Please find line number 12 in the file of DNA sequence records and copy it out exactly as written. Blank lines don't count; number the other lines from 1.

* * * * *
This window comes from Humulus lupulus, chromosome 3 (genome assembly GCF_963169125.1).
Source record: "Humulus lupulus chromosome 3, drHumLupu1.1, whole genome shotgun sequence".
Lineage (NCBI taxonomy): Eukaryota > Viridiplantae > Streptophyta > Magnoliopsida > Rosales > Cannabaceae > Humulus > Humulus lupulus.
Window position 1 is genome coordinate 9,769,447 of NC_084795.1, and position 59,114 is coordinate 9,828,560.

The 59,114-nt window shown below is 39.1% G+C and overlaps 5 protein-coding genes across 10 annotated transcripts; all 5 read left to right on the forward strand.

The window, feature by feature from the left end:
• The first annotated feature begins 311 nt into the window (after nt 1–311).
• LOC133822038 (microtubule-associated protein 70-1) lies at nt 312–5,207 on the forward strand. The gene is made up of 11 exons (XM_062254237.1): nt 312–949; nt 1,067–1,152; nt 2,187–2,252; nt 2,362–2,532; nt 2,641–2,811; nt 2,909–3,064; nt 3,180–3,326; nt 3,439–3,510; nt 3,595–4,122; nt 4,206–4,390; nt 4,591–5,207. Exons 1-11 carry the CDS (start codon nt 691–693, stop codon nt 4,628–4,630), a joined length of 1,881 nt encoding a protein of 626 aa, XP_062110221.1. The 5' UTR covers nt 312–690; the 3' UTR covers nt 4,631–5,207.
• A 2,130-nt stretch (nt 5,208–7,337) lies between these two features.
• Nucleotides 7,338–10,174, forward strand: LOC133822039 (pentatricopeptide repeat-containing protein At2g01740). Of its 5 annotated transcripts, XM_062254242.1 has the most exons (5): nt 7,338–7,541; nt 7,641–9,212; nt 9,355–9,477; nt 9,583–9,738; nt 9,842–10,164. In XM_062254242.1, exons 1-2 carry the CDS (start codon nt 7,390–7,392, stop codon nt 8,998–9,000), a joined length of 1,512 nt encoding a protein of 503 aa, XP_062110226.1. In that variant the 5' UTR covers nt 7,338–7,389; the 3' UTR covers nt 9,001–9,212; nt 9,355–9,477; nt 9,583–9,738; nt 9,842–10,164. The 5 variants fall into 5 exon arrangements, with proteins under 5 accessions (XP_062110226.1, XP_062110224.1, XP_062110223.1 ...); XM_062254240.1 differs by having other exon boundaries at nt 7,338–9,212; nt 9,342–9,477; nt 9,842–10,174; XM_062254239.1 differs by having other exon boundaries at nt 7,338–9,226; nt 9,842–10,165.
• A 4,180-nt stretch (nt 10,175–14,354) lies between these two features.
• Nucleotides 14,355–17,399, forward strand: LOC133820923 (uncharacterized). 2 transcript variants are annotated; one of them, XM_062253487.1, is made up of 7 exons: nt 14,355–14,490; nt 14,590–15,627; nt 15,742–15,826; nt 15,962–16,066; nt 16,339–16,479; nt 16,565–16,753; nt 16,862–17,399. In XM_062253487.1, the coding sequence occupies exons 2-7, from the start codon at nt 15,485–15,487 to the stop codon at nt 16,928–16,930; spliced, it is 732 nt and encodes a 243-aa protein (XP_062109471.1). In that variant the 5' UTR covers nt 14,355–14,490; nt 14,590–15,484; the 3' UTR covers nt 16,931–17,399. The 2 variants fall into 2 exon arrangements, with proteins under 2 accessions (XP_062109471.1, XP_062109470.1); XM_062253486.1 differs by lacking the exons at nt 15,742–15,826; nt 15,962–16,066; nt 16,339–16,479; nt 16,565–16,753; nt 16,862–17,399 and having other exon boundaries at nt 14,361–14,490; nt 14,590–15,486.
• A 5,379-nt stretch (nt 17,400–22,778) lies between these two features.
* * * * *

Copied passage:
• Nucleotides 14,355–17,399, forward strand: LOC133820923 (uncharacterized). 2 transcript variants are annotated; one of them, XM_062253487.1, is made up of 7 exons: nt 14,355–14,490; nt 14,590–15,627; nt 15,742–15,826; nt 15,962–16,066; nt 16,339–16,479; nt 16,565–16,753; nt 16,862–17,399. In XM_062253487.1, the coding sequence occupies exons 2-7, from the start codon at nt 15,485–15,487 to the stop codon at nt 16,928–16,930; spliced, it is 732 nt and encodes a 243-aa protein (XP_062109471.1). In that variant the 5' UTR covers nt 14,355–14,490; nt 14,590–15,484; the 3' UTR covers nt 16,931–17,399. The 2 variants fall into 2 exon arrangements, with proteins under 2 accessions (XP_062109471.1, XP_062109470.1); XM_062253486.1 differs by lacking the exons at nt 15,742–15,826; nt 15,962–16,066; nt 16,339–16,479; nt 16,565–16,753; nt 16,862–17,399 and having other exon boundaries at nt 14,361–14,490; nt 14,590–15,486.